Forbes India 15th Anniversary Special

Glenmark might be selling its API business. Why?

Sekhmet Pharmaventures and the Nirma group are reportedly competing to buy Glenmark Life Sciences

Naini Thaker
Published: Jun 13, 2023 03:20:57 PM IST
Updated: Jun 13, 2023 03:25:05 PM IST

Glenmark might be selling its API business. Why?Sekhmet Pharmaventures and the Nirma group are reportedly competing to buy the subsidiary. Glenmark owns 82.85 percent of GLS; Image: Shutterstock

According to recent news reports, Glenmark Pharmaceuticals might be selling Glenmark Life Sciences (GLS), which manufactures active pharmaceutical ingredients (APIs). Sekhmet Pharmaventures and the Nirma group are reportedly competing to buy the subsidiary. Glenmark owns 82.85 percent of GLS. In FY23, GLS’s total operating revenue stood at Rs 2,161 crore. Experts reckon that Glenmark has been one of the better performers in the API market. Forbes India breaks down this development:

Why is Glenmark planning to sell the business?

Glenmark has an immediate need to repay a debt that has been on their balance sheet for a long time now. Though the company is profitable, it is being used as capital expenditure every year. “Glenmark Pharma has a net debt of around Rs 2,900 crore, and their immediate priority is to settle this. Additionally, the company is building more of an innovation-led business now, and hence the API business doesn’t fit this strategy. Also, only 11 to 12 percent of Glenmark's sales come from the API business,” explains Vishal Manchanda, senior vice president, Institutional Research, Systematix Group. With debts cleared up, the investments that are currently being made into the API business, could be used in research and development of innovator drugs.

Additionally, experts suggest that the company’s US business, like that of many other pharma companies, has been seeing mid-single-digit growth. “With innovation as its focus, Glenmark probably doesn’t want to put too much effort into its generics business either,” adds Manchanda.

There are two kinds of innovator drugs: One, completely novel innovative drugs and the second, where existing molecules are tweaked to offer a better value proposition for customers. After an initial investment in R&D, a company can sell the drug as a brand and charge a premium for it. Focussing on innovator drugs in developed markets helps pharma companies achieve scale, which is limited with the generics business. “I think once their debts are cleared, it will give them capabilities and more bandwidth to invest and focus on such opportunities. It will also help the company improve its existing valuation,” says Manchanda.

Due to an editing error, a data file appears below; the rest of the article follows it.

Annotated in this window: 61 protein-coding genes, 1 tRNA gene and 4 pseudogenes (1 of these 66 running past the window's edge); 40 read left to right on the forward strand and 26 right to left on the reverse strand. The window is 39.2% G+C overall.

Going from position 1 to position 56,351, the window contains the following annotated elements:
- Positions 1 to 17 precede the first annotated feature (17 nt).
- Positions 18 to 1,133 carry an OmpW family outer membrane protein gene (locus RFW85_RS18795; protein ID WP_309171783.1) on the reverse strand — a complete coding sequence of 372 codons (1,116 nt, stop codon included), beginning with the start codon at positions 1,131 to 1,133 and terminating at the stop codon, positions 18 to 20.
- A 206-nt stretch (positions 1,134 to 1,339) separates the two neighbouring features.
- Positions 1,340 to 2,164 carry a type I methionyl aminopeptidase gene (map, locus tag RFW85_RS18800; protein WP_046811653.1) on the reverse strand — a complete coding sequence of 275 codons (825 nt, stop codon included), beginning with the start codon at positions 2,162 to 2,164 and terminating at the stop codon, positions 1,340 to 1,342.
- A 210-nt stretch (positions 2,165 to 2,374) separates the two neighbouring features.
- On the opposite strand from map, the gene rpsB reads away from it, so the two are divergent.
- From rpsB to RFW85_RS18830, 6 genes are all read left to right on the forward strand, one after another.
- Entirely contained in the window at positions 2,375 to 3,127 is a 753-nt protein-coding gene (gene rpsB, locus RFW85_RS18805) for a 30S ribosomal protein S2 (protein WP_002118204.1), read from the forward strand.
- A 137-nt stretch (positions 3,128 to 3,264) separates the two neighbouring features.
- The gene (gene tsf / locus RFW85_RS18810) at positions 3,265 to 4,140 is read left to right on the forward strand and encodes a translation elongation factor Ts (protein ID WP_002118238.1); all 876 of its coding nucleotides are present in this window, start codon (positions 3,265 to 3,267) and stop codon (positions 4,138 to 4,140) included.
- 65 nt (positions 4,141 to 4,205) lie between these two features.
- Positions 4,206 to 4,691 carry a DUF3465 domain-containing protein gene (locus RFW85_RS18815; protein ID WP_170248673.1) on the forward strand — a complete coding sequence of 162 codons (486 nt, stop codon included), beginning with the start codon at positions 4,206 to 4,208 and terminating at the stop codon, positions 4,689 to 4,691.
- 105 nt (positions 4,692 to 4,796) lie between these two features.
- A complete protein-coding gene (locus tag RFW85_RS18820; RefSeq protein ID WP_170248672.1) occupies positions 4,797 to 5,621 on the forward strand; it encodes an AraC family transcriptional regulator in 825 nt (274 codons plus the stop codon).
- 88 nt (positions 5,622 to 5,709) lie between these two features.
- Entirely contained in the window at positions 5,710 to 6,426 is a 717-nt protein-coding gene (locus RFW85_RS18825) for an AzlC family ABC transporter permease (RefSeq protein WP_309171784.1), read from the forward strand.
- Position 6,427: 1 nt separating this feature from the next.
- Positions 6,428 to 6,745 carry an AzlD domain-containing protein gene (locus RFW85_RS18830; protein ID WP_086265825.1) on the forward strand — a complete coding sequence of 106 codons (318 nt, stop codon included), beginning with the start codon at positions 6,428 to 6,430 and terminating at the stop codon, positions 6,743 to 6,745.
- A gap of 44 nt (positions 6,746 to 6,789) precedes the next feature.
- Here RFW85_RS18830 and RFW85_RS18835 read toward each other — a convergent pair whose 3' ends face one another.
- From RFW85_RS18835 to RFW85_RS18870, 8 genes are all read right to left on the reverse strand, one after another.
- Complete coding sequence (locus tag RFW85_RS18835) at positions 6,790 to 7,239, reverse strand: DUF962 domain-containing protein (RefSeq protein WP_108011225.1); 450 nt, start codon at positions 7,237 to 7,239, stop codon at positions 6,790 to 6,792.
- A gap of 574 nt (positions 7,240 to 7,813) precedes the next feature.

What are some of the challenges in India's API market?

Glenmark has been doing quite well with its API business. But experts believe it is also a very competitive space and one never knows if the return ratios will persist in the long run. Also, the competition from Chinese API imports continues to be high. According to news reports, nearly 70 percent of India’s APIs are imported from China; this dependence is around 90 percent for certain life-saving antibiotics such as cephalosporins, azithromycin and penicillin.

Additionally, as per data from the Ministry of Chemicals and Fertilisers, the import of bulk drugs or APIs and drug intermediates from China rose 20 percent from FY21 to Rs 23,273 crore in FY22, which was 66 percent of India’s total imports of medical products. However, India is trying to incentivise domestic API manufacturing to reduce its dependence on China via the Production Linked Incentive (PLI) scheme.

Also read: How to fix Indian pharma's Chinese import problem

Which are the companies competing for the Glenmark's API business?

The two large companies who have reportedly shown interest in buying the API business are Sekhmet Pharmaventures and the Nirma group.

Mumbai-based Sekhmet Pharmaventures is the Indian arm of a Singapore-based platform, Gamot API Pte Ltd. It was launched by PAG along with Indian private equity firms CX Partners and Samara Capital to buy stakes in fast-growing pharma companies. In October 2020, it acquired Chennai-based API manufacturer Anjan Drug Pvt Ltd and in September 2022, Hyderabad-based Optimus Drugs, which manufactures APIs and finished drugs.

The Nirma group, on the other hand, first entered the life sciences market in 2006-07 by acquiring injectables business Core Parenterals, reportedly for Rs 300 crore. The group’s health care subsidiary, Aculife Healthcare sells medical devices and critical care medicines under its Nirlife and Oneuse brands. In an attempt to expand its health care presence in April 2023, the group acquired Bengaluru-based Stericon Pharma Pvt Ltd, a maker of eye drops and contact lens solutions.

Reports also suggest that PE firm ChrysCapital is also looking at the opportunity, but is yet to make any binding bids.